Bilbao, Dublin and Glasgow are reportedly at risk of losing hosting rights to matches at this summer’s rescheduled UEFA European Championships amid uncertainty over whether fans will be able to attend games.

Euro 2020 is due to take place from June 11 to July 11 in 12 cities across the continent and UEFA has repeatedly insisted that it intends to stage the tournament as planned.

In January, UEFA met with representatives of the 12 host associations/organisers to discuss operational matters relating to the tournament. Amid ongoing uncertainty caused by the COVID-19 pandemic, UEFA said that the deadline for the submission of plans to accommodate fans inside stadiums has been moved to early April.

With this deadline fast approaching, the Associated Press, citing people with knowledge of tournament planning, has reported that Bilbao, Dublin and Glasgow face the prospect of being dropped by UEFA over the “lack of guarantees” surrounding fan attendance.

UEFA has however reiterated its intention to stage the tournament across 12 cities. The governing body said in a statement to Sky Sports News: “Since the tournament was announced, as to be staged across 12 countries, it has remained UEFA’s intention to stage it in 12 countries.”

There have been growing calls for London’s Wembley Stadium to host more matches at Euro 2020 as the COVID-19 vaccination roll-out continues apace across England. The UK government announced last week that sports fans could return to stadiums by May 17 as part of its roadmap for reopening, with all restrictions on social contact potentially being lifted by June 21 in a move that would further calls for England to be awarded more games.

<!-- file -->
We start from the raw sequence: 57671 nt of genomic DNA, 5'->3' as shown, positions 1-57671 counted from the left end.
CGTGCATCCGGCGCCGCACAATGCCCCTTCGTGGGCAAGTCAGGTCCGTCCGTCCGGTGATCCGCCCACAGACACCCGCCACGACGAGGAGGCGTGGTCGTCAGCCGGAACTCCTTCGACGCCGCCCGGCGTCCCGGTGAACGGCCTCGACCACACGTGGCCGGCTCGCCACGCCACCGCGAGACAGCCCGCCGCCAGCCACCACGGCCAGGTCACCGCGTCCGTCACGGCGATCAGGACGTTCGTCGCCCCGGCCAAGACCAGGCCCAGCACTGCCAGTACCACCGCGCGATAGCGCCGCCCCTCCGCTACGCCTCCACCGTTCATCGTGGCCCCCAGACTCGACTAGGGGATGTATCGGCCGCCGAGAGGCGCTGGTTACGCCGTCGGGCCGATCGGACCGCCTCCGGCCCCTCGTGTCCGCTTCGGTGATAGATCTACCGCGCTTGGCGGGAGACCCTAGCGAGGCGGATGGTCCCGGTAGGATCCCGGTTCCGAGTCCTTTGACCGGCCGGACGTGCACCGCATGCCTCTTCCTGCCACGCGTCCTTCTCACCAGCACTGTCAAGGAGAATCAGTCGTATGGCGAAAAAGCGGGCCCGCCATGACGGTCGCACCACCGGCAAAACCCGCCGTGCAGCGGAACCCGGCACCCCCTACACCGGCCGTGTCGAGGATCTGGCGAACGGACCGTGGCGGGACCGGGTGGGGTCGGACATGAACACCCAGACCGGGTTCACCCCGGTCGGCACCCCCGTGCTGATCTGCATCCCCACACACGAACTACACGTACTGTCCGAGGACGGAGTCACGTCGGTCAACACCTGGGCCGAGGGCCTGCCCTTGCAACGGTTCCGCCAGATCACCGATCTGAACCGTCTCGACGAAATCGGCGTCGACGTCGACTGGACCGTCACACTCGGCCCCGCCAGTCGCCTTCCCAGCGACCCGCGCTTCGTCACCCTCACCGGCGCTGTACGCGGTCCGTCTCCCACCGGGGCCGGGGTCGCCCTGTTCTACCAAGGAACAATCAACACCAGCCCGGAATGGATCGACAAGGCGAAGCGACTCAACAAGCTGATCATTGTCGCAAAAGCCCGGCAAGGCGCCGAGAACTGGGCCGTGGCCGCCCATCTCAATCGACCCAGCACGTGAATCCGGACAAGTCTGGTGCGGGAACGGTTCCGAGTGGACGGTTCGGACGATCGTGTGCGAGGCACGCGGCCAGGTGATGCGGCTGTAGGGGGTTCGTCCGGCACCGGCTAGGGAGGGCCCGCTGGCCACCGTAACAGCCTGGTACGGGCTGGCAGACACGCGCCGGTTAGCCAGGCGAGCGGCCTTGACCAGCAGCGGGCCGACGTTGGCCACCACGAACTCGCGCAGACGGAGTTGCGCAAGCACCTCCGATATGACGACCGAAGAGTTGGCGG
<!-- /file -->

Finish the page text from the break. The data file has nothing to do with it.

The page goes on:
The plan to reopen stadiums does not apply to Scotland, meaning that fan attendance plans for Euro 2020 games at Glasgow’s Hampden Park remain unclear. The stadium is due to host three group-stage games and a last-16 fixture.

The AP reported that UEFA could consider Tottenham Hotspur Stadium, as well as grounds in Manchester or Liverpool, should Hampden Park or Dublin’s Aviva Stadium (pictured) be dropped from the host venue list. In a statement to the AP, the Irish government said that it is “too early” to say when restrictions could be eased in the country.

Doubts also remain over Bilbao’s plans for fan attendance, with the Basque government telling the AP that it must be “cautious”.

UK Prime Minister Boris Johnson said earlier this week that England would be open to hosting more matches this summer if needed. Health Secretary Matt Hancock recently played down the suggestion that England could stage the entirety of the tournament.

As well as London, Glasgow, Dublin and Bilbao, Euro 2020 games are due to be held in Amsterdam, Munich, Rome, Copenhagen, Budapest, Bucharest, Saint Petersburg and Baku.

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